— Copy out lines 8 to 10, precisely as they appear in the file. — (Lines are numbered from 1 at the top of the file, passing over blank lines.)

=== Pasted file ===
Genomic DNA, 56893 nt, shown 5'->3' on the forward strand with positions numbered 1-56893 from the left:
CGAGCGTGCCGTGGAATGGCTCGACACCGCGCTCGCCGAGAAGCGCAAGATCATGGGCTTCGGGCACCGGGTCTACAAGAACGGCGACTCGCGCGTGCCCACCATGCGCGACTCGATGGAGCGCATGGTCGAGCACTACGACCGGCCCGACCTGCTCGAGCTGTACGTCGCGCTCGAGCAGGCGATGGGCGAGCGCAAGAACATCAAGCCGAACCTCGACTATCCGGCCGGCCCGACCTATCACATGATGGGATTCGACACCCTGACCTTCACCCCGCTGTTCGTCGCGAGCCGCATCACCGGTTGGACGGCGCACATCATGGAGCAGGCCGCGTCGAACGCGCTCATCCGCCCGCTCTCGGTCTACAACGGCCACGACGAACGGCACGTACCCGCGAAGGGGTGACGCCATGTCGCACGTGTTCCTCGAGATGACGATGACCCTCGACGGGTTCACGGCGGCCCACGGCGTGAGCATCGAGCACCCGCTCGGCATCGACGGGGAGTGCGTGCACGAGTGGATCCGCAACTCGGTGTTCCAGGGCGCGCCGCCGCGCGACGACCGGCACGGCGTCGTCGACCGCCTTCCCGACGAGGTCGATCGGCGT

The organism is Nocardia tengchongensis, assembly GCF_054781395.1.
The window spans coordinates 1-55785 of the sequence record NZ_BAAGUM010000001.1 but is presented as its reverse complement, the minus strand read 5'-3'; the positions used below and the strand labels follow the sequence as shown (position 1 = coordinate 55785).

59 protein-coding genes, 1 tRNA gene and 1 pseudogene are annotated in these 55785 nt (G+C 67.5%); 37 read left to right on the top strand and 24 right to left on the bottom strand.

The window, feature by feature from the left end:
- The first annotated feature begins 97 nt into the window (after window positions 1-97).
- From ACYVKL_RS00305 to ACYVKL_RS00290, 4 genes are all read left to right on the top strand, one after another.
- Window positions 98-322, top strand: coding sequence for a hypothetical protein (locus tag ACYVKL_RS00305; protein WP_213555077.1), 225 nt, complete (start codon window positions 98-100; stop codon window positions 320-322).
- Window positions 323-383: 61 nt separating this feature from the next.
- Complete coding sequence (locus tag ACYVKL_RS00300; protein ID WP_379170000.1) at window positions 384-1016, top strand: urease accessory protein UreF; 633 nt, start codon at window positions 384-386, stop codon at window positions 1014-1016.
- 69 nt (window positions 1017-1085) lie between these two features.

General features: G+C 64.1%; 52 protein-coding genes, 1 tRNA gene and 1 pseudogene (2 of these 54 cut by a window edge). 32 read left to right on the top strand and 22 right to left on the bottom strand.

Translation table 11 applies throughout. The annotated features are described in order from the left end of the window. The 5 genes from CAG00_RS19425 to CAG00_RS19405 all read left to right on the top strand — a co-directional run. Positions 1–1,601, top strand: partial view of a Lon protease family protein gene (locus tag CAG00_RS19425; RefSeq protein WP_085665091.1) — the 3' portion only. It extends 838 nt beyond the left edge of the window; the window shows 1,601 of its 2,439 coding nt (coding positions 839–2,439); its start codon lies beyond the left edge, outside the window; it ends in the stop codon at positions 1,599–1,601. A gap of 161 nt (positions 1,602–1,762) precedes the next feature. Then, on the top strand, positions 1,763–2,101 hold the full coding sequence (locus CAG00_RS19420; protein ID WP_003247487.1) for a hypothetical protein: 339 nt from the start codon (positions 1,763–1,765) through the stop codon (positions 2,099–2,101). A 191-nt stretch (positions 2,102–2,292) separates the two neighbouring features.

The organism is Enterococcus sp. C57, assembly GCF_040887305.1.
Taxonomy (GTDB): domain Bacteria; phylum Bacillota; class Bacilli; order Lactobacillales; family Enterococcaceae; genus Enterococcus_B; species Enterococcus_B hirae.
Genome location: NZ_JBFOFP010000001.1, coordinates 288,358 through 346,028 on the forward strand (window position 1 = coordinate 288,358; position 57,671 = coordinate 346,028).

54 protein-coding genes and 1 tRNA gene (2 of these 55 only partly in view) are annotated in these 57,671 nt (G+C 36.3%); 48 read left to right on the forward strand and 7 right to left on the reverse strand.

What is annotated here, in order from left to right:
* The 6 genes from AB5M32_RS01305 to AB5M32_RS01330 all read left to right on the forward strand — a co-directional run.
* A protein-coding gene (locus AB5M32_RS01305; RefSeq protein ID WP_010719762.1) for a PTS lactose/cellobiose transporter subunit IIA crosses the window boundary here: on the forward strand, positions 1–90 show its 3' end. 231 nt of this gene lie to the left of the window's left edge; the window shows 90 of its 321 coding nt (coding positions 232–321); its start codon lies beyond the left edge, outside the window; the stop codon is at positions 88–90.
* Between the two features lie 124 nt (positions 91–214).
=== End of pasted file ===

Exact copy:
- From ACYVKL_RS00305 to ACYVKL_RS00290, 4 genes are all read left to right on the top strand, one after another.
- Window positions 98-322, top strand: coding sequence for a hypothetical protein (locus tag ACYVKL_RS00305; protein WP_213555077.1), 225 nt, complete (start codon window positions 98-100; stop codon window positions 320-322).
- Window positions 323-383: 61 nt separating this feature from the next.